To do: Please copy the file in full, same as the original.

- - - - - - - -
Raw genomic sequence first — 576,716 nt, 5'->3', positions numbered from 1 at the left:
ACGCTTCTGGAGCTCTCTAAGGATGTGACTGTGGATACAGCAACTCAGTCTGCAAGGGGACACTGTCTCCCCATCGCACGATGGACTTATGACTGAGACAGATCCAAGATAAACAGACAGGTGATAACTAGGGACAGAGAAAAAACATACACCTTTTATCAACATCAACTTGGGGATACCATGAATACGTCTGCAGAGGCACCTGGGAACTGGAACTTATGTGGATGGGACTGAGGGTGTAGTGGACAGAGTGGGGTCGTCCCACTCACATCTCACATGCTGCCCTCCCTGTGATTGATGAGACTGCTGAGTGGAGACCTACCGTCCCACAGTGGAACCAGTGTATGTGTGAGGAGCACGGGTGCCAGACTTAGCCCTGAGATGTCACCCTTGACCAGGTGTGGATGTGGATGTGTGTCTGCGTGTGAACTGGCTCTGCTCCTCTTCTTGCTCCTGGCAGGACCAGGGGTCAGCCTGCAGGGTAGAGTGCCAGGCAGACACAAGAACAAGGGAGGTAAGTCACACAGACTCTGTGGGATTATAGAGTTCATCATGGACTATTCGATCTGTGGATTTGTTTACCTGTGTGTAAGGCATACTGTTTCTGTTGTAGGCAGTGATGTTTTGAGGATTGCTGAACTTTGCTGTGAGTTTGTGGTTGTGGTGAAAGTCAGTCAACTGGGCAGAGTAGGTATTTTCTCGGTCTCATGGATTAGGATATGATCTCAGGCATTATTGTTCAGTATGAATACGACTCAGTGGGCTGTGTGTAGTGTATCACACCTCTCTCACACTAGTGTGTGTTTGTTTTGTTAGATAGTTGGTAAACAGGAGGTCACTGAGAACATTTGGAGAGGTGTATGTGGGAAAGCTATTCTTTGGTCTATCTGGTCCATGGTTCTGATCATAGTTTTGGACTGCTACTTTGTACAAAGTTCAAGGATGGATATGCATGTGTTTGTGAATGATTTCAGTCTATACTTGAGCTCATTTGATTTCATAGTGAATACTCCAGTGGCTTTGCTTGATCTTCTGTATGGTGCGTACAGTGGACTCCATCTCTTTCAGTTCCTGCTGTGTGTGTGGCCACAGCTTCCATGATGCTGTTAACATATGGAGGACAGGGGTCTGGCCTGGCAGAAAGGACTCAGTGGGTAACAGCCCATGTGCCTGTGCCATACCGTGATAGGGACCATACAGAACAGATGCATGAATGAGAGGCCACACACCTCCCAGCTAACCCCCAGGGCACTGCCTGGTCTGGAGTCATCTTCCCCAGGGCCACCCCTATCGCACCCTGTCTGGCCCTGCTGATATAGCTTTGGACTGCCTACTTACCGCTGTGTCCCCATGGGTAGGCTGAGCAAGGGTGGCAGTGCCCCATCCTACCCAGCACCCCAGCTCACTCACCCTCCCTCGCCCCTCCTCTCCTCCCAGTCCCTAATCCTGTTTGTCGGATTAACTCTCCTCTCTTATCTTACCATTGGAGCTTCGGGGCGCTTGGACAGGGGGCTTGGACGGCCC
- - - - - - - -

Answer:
Raw genomic sequence first — 576,716 nt, 5'->3', positions numbered from 1 at the left:
ACGCTTCTGGAGCTCTCTAAGGATGTGACTGTGGATACAGCAACTCAGTCTGCAAGGGGACACTGTCTCCCCATCGCACGATGGACTTATGACTGAGACAGATCCAAGATAAACAGACAGGTGATAACTAGGGACAGAGAAAAAACATACACCTTTTATCAACATCAACTTGGGGATACCATGAATACGTCTGCAGAGGCACCTGGGAACTGGAACTTATGTGGATGGGACTGAGGGTGTAGTGGACAGAGTGGGGTCGTCCCACTCACATCTCACATGCTGCCCTCCCTGTGATTGATGAGACTGCTGAGTGGAGACCTACCGTCCCACAGTGGAACCAGTGTATGTGTGAGGAGCACGGGTGCCAGACTTAGCCCTGAGATGTCACCCTTGACCAGGTGTGGATGTGGATGTGTGTCTGCGTGTGAACTGGCTCTGCTCCTCTTCTTGCTCCTGGCAGGACCAGGGGTCAGCCTGCAGGGTAGAGTGCCAGGCAGACACAAGAACAAGGGAGGTAAGTCACACAGACTCTGTGGGATTATAGAGTTCATCATGGACTATTCGATCTGTGGATTTGTTTACCTGTGTGTAAGGCATACTGTTTCTGTTGTAGGCAGTGATGTTTTGAGGATTGCTGAACTTTGCTGTGAGTTTGTGGTTGTGGTGAAAGTCAGTCAACTGGGCAGAGTAGGTATTTTCTCGGTCTCATGGATTAGGATATGATCTCAGGCATTATTGTTCAGTATGAATACGACTCAGTGGGCTGTGTGTAGTGTATCACACCTCTCTCACACTAGTGTGTGTTTGTTTTGTTAGATAGTTGGTAAACAGGAGGTCACTGAGAACATTTGGAGAGGTGTATGTGGGAAAGCTATTCTTTGGTCTATCTGGTCCATGGTTCTGATCATAGTTTTGGACTGCTACTTTGTACAAAGTTCAAGGATGGATATGCATGTGTTTGTGAATGATTTCAGTCTATACTTGAGCTCATTTGATTTCATAGTGAATACTCCAGTGGCTTTGCTTGATCTTCTGTATGGTGCGTACAGTGGACTCCATCTCTTTCAGTTCCTGCTGTGTGTGTGGCCACAGCTTCCATGATGCTGTTAACATATGGAGGACAGGGGTCTGGCCTGGCAGAAAGGACTCAGTGGGTAACAGCCCATGTGCCTGTGCCATACCGTGATAGGGACCATACAGAACAGATGCATGAATGAGAGGCCACACACCTCCCAGCTAACCCCCAGGGCACTGCCTGGTCTGGAGTCATCTTCCCCAGGGCCACCCCTATCGCACCCTGTCTGGCCCTGCTGATATAGCTTTGGACTGCCTACTTACCGCTGTGTCCCCATGGGTAGGCTGAGCAAGGGTGGCAGTGCCCCATCCTACCCAGCACCCCAGCTCACTCACCCTCCCTCGCCCCTCCTCTCCTCCCAGTCCCTAATCCTGTTTGTCGGATTAACTCTCCTCTCTTATCTTACCATTGGAGCTTCGGGGCGCTTGGACAGGGGGCTTGGACGGCCC